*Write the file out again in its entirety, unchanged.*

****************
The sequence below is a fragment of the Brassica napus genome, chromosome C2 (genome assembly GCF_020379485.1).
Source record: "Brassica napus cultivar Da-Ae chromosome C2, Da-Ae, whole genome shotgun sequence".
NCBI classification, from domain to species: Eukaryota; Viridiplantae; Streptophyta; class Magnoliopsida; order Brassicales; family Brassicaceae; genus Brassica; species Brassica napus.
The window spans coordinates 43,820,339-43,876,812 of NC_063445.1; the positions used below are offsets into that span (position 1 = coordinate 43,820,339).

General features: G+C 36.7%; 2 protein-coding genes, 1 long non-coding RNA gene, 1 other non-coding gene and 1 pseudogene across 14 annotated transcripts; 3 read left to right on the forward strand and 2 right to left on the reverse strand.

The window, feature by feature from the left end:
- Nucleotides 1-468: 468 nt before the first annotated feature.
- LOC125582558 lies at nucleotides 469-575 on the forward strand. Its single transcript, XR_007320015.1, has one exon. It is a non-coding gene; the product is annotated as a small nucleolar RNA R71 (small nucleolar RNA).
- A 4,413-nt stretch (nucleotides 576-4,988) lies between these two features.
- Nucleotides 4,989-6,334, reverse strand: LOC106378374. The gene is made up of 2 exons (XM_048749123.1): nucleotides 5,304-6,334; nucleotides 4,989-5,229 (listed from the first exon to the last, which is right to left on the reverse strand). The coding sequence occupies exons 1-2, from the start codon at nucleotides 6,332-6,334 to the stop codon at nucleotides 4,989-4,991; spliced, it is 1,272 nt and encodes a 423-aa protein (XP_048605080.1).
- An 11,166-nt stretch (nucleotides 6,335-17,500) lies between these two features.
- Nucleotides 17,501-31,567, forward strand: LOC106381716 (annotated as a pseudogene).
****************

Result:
The sequence below is a fragment of the Brassica napus genome, chromosome C2 (genome assembly GCF_020379485.1).
Source record: "Brassica napus cultivar Da-Ae chromosome C2, Da-Ae, whole genome shotgun sequence".
NCBI classification, from domain to species: Eukaryota; Viridiplantae; Streptophyta; class Magnoliopsida; order Brassicales; family Brassicaceae; genus Brassica; species Brassica napus.
The window spans coordinates 43,820,339-43,876,812 of NC_063445.1; the positions used below are offsets into that span (position 1 = coordinate 43,820,339).

General features: G+C 36.7%; 2 protein-coding genes, 1 long non-coding RNA gene, 1 other non-coding gene and 1 pseudogene across 14 annotated transcripts; 3 read left to right on the forward strand and 2 right to left on the reverse strand.

The window, feature by feature from the left end:
- Nucleotides 1-468: 468 nt before the first annotated feature.
- LOC125582558 lies at nucleotides 469-575 on the forward strand. Its single transcript, XR_007320015.1, has one exon. It is a non-coding gene; the product is annotated as a small nucleolar RNA R71 (small nucleolar RNA).
- A 4,413-nt stretch (nucleotides 576-4,988) lies between these two features.
- Nucleotides 4,989-6,334, reverse strand: LOC106378374. The gene is made up of 2 exons (XM_048749123.1): nucleotides 5,304-6,334; nucleotides 4,989-5,229 (listed from the first exon to the last, which is right to left on the reverse strand). The coding sequence occupies exons 1-2, from the start codon at nucleotides 6,332-6,334 to the stop codon at nucleotides 4,989-4,991; spliced, it is 1,272 nt and encodes a 423-aa protein (XP_048605080.1).
- An 11,166-nt stretch (nucleotides 6,335-17,500) lies between these two features.
- Nucleotides 17,501-31,567, forward strand: LOC106381716 (annotated as a pseudogene).